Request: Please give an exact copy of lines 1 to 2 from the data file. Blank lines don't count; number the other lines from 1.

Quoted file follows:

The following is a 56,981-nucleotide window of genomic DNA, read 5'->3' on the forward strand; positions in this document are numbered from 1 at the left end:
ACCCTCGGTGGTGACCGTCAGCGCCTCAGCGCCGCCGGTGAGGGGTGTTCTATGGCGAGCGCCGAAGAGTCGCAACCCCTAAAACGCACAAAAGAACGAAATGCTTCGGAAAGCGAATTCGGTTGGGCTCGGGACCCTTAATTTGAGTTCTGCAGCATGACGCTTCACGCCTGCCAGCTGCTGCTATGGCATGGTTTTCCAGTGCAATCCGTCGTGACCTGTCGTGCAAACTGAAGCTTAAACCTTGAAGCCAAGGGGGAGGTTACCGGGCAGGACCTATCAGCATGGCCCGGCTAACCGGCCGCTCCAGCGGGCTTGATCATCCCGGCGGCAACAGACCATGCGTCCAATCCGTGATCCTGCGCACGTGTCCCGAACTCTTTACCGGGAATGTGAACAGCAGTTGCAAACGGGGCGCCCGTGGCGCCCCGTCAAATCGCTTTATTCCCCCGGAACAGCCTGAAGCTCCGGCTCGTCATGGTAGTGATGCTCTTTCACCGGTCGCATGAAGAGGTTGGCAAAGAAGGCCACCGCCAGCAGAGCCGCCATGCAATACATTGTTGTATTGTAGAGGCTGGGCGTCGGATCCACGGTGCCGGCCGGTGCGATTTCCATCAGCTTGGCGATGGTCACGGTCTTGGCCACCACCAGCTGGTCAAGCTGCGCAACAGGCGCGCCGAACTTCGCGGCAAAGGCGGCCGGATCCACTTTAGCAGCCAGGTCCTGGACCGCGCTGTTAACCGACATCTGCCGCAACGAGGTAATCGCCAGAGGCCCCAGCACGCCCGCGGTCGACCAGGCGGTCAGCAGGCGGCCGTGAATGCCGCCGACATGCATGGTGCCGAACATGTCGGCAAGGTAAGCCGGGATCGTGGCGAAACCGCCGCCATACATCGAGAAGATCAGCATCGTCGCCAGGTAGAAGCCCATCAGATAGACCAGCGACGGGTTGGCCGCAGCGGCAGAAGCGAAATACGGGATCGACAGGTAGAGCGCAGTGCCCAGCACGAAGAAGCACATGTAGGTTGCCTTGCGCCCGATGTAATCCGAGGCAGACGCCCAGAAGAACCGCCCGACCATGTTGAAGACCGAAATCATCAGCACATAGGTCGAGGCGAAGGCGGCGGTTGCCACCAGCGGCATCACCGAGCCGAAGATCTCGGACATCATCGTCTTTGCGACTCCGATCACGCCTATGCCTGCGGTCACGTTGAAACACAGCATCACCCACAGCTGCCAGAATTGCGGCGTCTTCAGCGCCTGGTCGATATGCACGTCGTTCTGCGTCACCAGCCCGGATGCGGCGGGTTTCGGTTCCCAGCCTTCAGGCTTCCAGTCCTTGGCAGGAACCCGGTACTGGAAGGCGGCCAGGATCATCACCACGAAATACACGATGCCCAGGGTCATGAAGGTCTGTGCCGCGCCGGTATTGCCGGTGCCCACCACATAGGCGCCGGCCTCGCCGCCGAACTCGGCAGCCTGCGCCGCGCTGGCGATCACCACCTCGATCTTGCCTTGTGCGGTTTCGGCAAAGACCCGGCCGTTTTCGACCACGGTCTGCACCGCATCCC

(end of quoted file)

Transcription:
The following is a 56,981-nucleotide window of genomic DNA, read 5'->3' on the forward strand; positions in this document are numbered from 1 at the left end:
ACCCTCGGTGGTGACCGTCAGCGCCTCAGCGCCGCCGGTGAGGGGTGTTCTATGGCGAGCGCCGAAGAGTCGCAACCCCTAAAACGCACAAAAGAACGAAATGCTTCGGAAAGCGAATTCGGTTGGGCTCGGGACCCTTAATTTGAGTTCTGCAGCATGACGCTTCACGCCTGCCAGCTGCTGCTATGGCATGGTTTTCCAGTGCAATCCGTCGTGACCTGTCGTGCAAACTGAAGCTTAAACCTTGAAGCCAAGGGGGAGGTTACCGGGCAGGACCTATCAGCATGGCCCGGCTAACCGGCCGCTCCAGCGGGCTTGATCATCCCGGCGGCAACAGACCATGCGTCCAATCCGTGATCCTGCGCACGTGTCCCGAACTCTTTACCGGGAATGTGAACAGCAGTTGCAAACGGGGCGCCCGTGGCGCCCCGTCAAATCGCTTTATTCCCCCGGAACAGCCTGAAGCTCCGGCTCGTCATGGTAGTGATGCTCTTTCACCGGTCGCATGAAGAGGTTGGCAAAGAAGGCCACCGCCAGCAGAGCCGCCATGCAATACATTGTTGTATTGTAGAGGCTGGGCGTCGGATCCACGGTGCCGGCCGGTGCGATTTCCATCAGCTTGGCGATGGTCACGGTCTTGGCCACCACCAGCTGGTCAAGCTGCGCAACAGGCGCGCCGAACTTCGCGGCAAAGGCGGCCGGATCCACTTTAGCAGCCAGGTCCTGGACCGCGCTGTTAACCGACATCTGCCGCAACGAGGTAATCGCCAGAGGCCCCAGCACGCCCGCGGTCGACCAGGCGGTCAGCAGGCGGCCGTGAATGCCGCCGACATGCATGGTGCCGAACATGTCGGCAAGGTAAGCCGGGATCGTGGCGAAACCGCCGCCATACATCGAGAAGATCAGCATCGTCGCCAGGTAGAAGCCCATCAGATAGACCAGCGACGGGTTGGCCGCAGCGGCAGAAGCGAAATACGGGATCGACAGGTAGAGCGCAGTGCCCAGCACGAAGAAGCACATGTAGGTTGCCTTGCGCCCGATGTAATCCGAGGCAGACGCCCAGAAGAACCGCCCGACCATGTTGAAGACCGAAATCATCAGCACATAGGTCGAGGCGAAGGCGGCGGTTGCCACCAGCGGCATCACCGAGCCGAAGATCTCGGACATCATCGTCTTTGCGACTCCGATCACGCCTATGCCTGCGGTCACGTTGAAACACAGCATCACCCACAGCTGCCAGAATTGCGGCGTCTTCAGCGCCTGGTCGATATGCACGTCGTTCTGCGTCACCAGCCCGGATGCGGCGGGTTTCGGTTCCCAGCCTTCAGGCTTCCAGTCCTTGGCAGGAACCCGGTACTGGAAGGCGGCCAGGATCATCACCACGAAATACACGATGCCCAGGGTCATGAAGGTCTGTGCCGCGCCGGTATTGCCGGTGCCCACCACATAGGCGCCGGCCTCGCCGCCGAACTCGGCAGCCTGCGCCGCGCTGGCGATCACCACCTCGATCTTGCCTTGTGCGGTTTCGGCAAAGACCCGGCCGTTTTCGACCACGGTCTGCACCGCATCCC